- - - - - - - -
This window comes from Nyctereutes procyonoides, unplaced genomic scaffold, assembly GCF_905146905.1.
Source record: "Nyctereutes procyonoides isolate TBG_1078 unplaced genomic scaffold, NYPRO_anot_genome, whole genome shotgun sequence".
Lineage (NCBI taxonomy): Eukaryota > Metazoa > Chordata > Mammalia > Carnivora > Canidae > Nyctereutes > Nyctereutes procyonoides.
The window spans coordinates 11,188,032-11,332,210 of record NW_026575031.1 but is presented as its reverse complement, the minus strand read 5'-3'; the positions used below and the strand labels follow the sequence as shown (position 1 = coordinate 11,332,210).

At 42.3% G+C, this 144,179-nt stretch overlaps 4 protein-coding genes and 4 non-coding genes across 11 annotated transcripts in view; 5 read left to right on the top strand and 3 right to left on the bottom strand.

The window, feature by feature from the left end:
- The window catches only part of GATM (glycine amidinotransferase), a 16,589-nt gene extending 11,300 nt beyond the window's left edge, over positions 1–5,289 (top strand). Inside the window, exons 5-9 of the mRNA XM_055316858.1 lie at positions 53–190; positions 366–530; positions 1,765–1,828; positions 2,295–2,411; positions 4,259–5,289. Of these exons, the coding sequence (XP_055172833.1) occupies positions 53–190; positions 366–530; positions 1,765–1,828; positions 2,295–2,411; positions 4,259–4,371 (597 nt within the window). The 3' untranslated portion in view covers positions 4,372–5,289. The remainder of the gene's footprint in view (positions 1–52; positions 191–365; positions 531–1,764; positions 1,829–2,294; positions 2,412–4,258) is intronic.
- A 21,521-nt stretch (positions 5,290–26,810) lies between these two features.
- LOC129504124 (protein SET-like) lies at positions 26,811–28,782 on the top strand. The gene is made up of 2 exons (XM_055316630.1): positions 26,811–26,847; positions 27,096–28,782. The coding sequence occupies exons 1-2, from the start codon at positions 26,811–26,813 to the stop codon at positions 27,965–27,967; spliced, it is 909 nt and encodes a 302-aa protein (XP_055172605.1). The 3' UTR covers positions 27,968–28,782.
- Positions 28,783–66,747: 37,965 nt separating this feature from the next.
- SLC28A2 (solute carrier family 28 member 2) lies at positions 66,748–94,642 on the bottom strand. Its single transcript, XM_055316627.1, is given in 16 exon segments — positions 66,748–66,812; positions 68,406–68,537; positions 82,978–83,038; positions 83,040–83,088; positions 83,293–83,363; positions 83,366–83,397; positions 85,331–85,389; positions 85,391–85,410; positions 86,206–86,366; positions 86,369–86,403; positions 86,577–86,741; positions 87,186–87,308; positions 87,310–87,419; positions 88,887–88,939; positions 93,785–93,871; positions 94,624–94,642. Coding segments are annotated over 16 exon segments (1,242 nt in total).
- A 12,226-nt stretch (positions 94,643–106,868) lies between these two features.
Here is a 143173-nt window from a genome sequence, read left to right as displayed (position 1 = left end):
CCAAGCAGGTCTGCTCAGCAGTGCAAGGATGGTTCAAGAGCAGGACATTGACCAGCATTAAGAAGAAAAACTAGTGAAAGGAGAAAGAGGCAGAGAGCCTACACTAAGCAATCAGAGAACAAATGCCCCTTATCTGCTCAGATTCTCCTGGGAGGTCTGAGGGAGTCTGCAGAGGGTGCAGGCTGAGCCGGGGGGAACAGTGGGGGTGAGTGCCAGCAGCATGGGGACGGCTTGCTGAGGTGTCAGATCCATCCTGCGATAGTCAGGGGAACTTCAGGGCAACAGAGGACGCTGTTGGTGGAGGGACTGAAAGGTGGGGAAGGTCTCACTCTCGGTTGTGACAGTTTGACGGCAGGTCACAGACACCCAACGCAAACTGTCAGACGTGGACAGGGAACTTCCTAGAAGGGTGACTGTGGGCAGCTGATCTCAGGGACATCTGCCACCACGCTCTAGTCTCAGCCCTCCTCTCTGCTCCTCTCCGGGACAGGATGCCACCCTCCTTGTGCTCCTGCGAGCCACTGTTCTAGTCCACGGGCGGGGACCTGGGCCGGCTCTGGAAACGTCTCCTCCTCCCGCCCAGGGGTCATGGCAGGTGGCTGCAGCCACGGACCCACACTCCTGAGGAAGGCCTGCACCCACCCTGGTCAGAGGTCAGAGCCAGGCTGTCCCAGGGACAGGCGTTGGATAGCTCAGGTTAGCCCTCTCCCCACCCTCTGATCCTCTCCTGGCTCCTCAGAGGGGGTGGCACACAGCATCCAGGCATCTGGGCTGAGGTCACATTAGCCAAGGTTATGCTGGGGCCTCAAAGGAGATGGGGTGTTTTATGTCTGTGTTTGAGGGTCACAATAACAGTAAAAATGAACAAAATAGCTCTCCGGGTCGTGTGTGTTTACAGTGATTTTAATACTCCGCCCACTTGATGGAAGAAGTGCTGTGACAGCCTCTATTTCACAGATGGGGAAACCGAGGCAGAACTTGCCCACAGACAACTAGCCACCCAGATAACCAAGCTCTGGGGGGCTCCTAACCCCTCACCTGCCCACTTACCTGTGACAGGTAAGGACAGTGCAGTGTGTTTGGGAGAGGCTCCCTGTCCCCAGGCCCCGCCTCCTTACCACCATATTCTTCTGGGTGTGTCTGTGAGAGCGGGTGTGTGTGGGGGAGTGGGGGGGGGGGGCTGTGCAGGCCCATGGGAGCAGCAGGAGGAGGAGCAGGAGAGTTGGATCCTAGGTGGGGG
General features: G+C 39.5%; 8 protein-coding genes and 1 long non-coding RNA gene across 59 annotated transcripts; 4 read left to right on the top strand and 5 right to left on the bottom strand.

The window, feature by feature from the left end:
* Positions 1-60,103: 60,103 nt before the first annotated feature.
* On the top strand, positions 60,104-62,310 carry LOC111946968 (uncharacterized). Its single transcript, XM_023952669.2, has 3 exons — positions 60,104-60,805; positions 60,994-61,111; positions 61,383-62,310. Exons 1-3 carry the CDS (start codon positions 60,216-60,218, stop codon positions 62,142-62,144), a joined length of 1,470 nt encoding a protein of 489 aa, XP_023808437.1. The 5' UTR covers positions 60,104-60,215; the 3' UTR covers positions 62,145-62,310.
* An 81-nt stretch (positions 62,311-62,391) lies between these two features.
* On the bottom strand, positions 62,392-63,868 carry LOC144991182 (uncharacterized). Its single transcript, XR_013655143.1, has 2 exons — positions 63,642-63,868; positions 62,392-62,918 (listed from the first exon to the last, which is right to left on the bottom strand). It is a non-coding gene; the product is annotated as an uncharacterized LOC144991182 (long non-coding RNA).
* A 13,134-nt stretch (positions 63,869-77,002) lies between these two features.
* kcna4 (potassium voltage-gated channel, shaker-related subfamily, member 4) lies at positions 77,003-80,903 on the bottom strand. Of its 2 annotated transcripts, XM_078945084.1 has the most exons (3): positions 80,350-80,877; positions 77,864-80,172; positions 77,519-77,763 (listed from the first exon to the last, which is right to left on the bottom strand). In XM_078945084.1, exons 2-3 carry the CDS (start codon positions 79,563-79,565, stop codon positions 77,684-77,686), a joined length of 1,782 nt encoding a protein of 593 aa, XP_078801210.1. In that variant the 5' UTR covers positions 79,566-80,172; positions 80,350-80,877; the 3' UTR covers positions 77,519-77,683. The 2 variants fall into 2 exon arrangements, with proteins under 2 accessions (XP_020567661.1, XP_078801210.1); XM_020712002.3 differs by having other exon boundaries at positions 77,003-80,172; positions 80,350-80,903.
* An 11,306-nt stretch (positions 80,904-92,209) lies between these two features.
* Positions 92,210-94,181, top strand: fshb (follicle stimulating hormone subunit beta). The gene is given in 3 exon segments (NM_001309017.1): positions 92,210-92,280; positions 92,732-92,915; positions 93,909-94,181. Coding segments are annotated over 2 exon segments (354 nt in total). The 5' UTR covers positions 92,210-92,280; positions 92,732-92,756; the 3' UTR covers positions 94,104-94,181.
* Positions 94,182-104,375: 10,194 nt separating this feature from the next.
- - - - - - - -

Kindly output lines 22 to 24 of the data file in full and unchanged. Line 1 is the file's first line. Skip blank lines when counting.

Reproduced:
* kcna4 (potassium voltage-gated channel, shaker-related subfamily, member 4) lies at positions 77,003-80,903 on the bottom strand. Of its 2 annotated transcripts, XM_078945084.1 has the most exons (3): positions 80,350-80,877; positions 77,864-80,172; positions 77,519-77,763 (listed from the first exon to the last, which is right to left on the bottom strand). In XM_078945084.1, exons 2-3 carry the CDS (start codon positions 79,563-79,565, stop codon positions 77,684-77,686), a joined length of 1,782 nt encoding a protein of 593 aa, XP_078801210.1. In that variant the 5' UTR covers positions 79,566-80,172; positions 80,350-80,877; the 3' UTR covers positions 77,519-77,683. The 2 variants fall into 2 exon arrangements, with proteins under 2 accessions (XP_020567661.1, XP_078801210.1); XM_020712002.3 differs by having other exon boundaries at positions 77,003-80,172; positions 80,350-80,903.
* An 11,306-nt stretch (positions 80,904-92,209) lies between these two features.
* Positions 92,210-94,181, top strand: fshb (follicle stimulating hormone subunit beta). The gene is given in 3 exon segments (NM_001309017.1): positions 92,210-92,280; positions 92,732-92,915; positions 93,909-94,181. Coding segments are annotated over 2 exon segments (354 nt in total). The 5' UTR covers positions 92,210-92,280; positions 92,732-92,756; the 3' UTR covers positions 94,104-94,181.